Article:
An unexpected encounter

Monday evening and I’m participating in the commemorations of the Turkish national day – a popular event among diplomats as the Turks are known for their hospitality and for serving good food in generous amounts in a beautiful setting. The military orchestra have just executed the Brazilian national anthem and the first notes of the Turkish anthem are filling the large Embassy reception area while I glance over to the Turkish ambassador on the opposite side. And directly to his left… Wait a minute. Who’s that, standing next to the ambassador? Could it really be?

As soon as the anthem finishes I move closer, getting the confirmation I seek as the man flashes an easily recognisable grin before edging toward an inner room followed by a camera crew. Alex, the former Fenerbahçe star, just back in Brazil after eight very good years in Turkey. Alex, who signed a two-year contract with Coritiba two weeks ago, frustrating cruzeirenses and palmeirenses alike.    

While Alex’s getting ready for an interview with the guys from SporTV, I introduce myself and we shake hands. I watch the interview, and then hang around while he does a second one, this time for Marcos Paulo Lima from the local newspaper Correio Braziliense. I try keeping one ear on the interview while maintaining a conversation with very pleasant Acaz Fellegger, Alex’s press adviser. The reporter touches upon the topic of Palmeiras and again, Alex confirms just how hard it is to play for Palmeiras and how much of the political struggles and the complicated management trickles down all the way and into the locker rooms, negatively influencing the squad. “If only half of what I read and hear about Palmeiras is true…” he says, highlighting an important factor that no doubt influenced his decision when looking into options upon returning to Brazil.

A little later, I have a few exclusive moments with Alex. We talk about his departure from Turkey and Turkish football. Although rather contained, Alex makes no secret of the fact that the sudden break and return to Brazil has been anything but easy – for him and for his family.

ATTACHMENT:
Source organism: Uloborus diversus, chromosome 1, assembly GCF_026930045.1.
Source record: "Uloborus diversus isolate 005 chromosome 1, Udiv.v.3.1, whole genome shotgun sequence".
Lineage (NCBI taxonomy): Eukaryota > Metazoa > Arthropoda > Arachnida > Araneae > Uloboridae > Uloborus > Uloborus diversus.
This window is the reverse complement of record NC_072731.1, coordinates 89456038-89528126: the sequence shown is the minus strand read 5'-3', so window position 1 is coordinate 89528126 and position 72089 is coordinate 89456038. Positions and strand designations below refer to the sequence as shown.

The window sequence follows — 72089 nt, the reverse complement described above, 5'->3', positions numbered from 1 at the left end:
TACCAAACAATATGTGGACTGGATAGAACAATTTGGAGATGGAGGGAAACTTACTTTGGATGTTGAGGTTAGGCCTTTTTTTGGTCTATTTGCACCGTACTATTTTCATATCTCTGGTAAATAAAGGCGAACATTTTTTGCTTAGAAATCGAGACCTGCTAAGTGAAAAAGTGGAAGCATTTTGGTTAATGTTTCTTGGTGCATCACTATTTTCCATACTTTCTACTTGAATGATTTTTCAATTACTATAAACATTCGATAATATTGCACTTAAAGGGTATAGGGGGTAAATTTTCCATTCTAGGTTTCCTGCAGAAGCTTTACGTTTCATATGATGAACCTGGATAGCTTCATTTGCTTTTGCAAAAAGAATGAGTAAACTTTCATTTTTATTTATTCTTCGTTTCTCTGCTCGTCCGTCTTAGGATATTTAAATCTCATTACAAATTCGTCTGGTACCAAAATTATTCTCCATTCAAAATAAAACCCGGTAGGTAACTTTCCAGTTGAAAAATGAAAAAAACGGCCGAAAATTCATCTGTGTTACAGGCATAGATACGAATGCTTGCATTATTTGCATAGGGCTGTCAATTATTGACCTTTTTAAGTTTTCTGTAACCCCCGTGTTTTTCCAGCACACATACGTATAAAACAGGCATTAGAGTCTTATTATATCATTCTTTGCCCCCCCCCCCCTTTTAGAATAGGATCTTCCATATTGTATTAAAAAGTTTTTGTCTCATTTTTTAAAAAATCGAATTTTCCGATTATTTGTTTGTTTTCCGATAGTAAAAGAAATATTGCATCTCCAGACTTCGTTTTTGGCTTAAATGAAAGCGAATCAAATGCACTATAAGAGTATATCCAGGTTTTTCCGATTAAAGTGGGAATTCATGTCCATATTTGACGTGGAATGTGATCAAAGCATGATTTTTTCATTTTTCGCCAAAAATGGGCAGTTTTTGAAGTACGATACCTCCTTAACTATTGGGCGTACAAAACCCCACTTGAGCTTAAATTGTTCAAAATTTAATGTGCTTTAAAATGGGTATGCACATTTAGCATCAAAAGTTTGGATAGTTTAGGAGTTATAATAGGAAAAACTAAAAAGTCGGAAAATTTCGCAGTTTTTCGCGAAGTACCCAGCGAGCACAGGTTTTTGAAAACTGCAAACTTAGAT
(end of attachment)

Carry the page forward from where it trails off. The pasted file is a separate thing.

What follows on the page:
I proceed to congratulate him on his decision to return to his home town and sign with Coritiba. Still, I need to ask: you sure these are your last two years as a professional? The answer comes quickly: if I stay healthy and without injuries, who knows I might keep playing for a bit longer? Again, it becomes clear that his return to Coritiba at this time was not set in stone and that Palmeiras – had the club been able to offer stability and professionalism – possibly could have signed him, if only for a season.

With my wife and Acaz joining in on the conversation, the pleasant evening progresses as people every now and then approach Alex and ask for a picture. He attends every request promptly and always with a smile. When it’s time to leave, I wish him good luck in his continued career – except for when playing against Palmeiras – and he laughs. The ambassador comes by, there’s a last round of hearty handshakes and that’s that.

— ooo —

In my mind, three things stand out from this encounter with Alex:

1) The man is hugely popular and much respected in Turkey. I mean, he’s flown in from Curitiba to the national day commemorations at the Embassy? I’ve never seen anything like that in my 14 years of diplomatic service in the Capital.

2) Alex is every bit as considerate and generous as I’d come to imagine from our previous but virtual contacts.

3) We could have had him. We could have had him.


  1. Congrats, Kristian! Lucky day, nice report.
    With Tirone and the other stooges, how can we dream about having a strong squad?

    1. Hi Beta, thanks for stopping by and commenting! Yes, one could always hope, although I would have liked it better him playing for us now for a year or two, then heading “home”. Cheers!

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